The 116: The True Story of Abraham Lincoln's Lost Guard
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Based on original sources discovered at the Library of Congress, The 116 delves into the lives of these 116 men and their charismatic leader — Kansas "free state" advocate and lawyer Jim Lane.
The 116 valued experience and common sense over credentials; they were fighters, and the rebels wanted no part of them. Some were also idealists, eager to merge themselves into a group fighting for a cause. They had been kicked around by hard times on the Kansas plains, and had the scars to show for it. They were self-reliant, accustomed to hard work. They stood alone, together, to defend Abe Lincoln.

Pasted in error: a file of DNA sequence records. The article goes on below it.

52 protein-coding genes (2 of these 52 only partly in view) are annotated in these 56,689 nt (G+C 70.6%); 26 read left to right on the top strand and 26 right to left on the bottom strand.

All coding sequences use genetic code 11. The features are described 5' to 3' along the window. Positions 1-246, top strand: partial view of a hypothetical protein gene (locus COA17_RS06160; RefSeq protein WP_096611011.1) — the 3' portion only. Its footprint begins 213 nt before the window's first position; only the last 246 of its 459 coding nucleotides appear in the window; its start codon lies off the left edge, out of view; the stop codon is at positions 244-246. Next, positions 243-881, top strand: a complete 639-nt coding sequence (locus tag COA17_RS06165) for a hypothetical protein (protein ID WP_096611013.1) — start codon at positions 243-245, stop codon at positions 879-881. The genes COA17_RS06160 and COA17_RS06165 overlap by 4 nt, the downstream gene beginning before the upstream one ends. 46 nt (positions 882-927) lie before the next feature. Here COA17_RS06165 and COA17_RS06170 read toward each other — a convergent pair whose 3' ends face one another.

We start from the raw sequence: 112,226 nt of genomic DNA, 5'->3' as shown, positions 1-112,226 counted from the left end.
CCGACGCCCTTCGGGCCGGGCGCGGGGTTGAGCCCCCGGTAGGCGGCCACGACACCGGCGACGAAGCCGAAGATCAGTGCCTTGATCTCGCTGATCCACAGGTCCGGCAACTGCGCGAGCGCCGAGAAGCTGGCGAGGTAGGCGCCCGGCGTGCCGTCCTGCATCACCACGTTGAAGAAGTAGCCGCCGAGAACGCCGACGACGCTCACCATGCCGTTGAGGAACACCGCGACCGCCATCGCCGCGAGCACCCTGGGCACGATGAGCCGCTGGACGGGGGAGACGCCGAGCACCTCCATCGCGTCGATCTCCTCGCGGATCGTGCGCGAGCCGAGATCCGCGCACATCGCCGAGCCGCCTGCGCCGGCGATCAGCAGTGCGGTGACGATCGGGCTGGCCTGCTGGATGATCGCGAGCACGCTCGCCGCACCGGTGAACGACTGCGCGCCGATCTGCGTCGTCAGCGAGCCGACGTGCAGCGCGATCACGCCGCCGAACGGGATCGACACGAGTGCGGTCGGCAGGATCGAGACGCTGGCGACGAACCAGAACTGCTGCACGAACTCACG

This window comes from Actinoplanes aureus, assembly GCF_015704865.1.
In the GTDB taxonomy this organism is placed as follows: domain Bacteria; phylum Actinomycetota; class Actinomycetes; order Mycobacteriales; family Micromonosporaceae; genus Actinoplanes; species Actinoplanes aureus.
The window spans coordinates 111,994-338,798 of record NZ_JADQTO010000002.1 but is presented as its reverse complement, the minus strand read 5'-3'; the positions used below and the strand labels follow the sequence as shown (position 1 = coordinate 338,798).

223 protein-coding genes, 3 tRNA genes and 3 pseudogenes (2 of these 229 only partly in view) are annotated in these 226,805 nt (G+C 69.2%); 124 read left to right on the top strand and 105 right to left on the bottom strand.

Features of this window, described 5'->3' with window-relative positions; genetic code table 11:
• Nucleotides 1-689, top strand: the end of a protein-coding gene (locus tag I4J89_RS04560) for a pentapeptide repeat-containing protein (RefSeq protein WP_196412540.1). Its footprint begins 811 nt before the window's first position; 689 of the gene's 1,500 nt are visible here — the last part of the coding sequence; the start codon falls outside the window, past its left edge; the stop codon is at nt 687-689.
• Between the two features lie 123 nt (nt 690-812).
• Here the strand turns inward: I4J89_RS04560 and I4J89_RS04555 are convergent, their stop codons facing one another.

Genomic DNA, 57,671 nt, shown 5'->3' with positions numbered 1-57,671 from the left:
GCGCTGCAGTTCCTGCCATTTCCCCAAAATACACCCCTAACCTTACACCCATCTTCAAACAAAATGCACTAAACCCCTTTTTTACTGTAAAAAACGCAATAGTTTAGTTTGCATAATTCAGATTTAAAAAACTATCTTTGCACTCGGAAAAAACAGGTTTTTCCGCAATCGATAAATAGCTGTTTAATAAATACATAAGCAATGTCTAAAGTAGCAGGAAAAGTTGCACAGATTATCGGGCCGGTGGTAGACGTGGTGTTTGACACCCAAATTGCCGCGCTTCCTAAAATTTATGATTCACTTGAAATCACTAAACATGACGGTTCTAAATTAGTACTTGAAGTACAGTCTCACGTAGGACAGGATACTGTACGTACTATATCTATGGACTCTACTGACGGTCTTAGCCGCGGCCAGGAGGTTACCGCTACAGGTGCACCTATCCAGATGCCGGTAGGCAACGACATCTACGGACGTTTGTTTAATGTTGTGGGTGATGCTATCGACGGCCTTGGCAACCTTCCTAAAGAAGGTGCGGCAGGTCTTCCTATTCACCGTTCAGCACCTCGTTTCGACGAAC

These ordinary Kansans had a profound impact on our young country. They had learned from battling the proslavery men in the Kansas Territory that there could be no tolerance of the evil of slavery. Though the Jayhawks — as they were nicknamed at the time — were small in number, they were veterans of the sort of fighting that lay before them in the Civil War. And they knew they could not look to others for help; they had to defend Lincoln themselves. They risked their lives because of their loyalty and sense of rightness.
The 116 paints a provocative portrait of the 'civil war' between Free-State and Pro-Slavery forces that tore Missouri and the Kansas Territory apart in the 1850s, and provides a vivid portrayal of the battles pertaining to the protection and abolition of slavery that riled Congress on both a federal and state level, eventually leading to the eruption of war in 1861.
For Civil War buffs or anyone fascinated by the rich and violent tapestry of this particular era of United States history, The 116 is an exhilarating account of a little known chapter, painted on a canvas as broad as the Kansas prairie.